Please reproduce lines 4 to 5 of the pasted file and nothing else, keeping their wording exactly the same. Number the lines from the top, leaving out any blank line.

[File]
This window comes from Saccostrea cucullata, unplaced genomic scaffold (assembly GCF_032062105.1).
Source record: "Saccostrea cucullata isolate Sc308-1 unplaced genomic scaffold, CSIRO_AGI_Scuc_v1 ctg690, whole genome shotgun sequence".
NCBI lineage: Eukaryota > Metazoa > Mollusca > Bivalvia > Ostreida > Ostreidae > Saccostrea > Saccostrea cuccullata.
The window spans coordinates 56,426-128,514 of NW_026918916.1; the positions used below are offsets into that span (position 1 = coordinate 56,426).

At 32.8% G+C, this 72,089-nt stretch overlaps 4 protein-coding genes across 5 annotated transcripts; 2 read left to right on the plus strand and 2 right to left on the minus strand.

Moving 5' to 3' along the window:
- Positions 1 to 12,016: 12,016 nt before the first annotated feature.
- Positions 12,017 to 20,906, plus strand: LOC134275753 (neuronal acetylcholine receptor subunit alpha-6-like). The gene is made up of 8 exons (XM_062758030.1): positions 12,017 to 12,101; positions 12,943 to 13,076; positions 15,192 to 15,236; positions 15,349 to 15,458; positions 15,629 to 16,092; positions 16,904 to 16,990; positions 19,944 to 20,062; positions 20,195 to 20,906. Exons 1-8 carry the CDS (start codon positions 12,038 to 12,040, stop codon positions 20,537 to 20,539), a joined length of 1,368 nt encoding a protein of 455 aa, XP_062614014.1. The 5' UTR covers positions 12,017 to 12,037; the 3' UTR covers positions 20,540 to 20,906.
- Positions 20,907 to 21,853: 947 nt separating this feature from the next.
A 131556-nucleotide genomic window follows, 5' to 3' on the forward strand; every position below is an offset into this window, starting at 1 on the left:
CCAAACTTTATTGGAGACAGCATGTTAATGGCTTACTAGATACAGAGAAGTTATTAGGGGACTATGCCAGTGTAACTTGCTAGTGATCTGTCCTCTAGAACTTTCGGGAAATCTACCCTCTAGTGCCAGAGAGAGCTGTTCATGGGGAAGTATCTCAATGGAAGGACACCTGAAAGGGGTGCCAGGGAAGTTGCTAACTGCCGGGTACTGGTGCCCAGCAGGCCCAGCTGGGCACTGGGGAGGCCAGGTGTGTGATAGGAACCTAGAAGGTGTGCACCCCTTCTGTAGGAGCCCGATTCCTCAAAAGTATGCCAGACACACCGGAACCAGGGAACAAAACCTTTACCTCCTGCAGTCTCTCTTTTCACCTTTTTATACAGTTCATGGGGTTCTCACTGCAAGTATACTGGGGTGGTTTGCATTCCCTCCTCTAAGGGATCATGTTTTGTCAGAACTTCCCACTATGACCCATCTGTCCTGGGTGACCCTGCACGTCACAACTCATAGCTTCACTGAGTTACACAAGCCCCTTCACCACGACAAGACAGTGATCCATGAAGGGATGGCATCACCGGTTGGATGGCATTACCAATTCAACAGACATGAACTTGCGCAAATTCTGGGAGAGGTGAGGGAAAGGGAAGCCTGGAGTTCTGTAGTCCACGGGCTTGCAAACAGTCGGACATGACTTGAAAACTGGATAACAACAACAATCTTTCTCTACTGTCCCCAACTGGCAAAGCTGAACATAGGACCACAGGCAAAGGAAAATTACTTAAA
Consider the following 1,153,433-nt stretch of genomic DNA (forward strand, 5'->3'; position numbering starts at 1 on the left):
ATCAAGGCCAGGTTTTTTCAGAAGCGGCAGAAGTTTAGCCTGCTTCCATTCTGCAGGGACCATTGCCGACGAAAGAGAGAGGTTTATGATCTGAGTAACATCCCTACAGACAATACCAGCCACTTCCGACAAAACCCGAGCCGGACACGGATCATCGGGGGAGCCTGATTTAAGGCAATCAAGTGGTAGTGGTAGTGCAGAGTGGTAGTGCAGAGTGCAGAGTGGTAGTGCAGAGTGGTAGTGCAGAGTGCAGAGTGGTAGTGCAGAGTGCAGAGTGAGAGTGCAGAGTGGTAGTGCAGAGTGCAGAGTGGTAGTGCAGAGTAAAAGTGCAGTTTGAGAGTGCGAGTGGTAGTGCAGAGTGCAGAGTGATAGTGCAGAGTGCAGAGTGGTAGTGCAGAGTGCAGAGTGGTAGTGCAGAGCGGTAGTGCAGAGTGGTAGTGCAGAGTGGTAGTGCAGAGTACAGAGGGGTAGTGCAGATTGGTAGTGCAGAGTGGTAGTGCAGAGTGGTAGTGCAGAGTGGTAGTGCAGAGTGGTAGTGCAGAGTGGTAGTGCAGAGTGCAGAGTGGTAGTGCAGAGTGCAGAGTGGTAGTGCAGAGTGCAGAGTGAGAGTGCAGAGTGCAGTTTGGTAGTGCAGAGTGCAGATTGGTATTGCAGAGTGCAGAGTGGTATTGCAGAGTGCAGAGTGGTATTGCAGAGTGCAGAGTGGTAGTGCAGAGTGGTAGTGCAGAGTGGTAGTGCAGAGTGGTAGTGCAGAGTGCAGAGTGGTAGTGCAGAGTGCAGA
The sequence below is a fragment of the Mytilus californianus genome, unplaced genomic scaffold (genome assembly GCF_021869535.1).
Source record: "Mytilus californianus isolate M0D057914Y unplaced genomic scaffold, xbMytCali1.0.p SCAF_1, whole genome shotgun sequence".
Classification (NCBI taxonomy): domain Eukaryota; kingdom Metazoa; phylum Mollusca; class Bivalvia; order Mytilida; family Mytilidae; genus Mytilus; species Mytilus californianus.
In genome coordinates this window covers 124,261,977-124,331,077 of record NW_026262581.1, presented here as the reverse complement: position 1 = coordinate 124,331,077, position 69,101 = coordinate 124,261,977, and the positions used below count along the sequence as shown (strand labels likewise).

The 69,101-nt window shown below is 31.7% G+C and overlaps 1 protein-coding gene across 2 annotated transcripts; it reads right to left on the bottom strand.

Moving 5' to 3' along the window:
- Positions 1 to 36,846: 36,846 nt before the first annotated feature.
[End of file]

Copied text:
The window spans coordinates 56,426-128,514 of NW_026918916.1; the positions used below are offsets into that span (position 1 = coordinate 56,426).

At 32.8% G+C, this 72,089-nt stretch overlaps 4 protein-coding genes across 5 annotated transcripts; 2 read left to right on the plus strand and 2 right to left on the minus strand.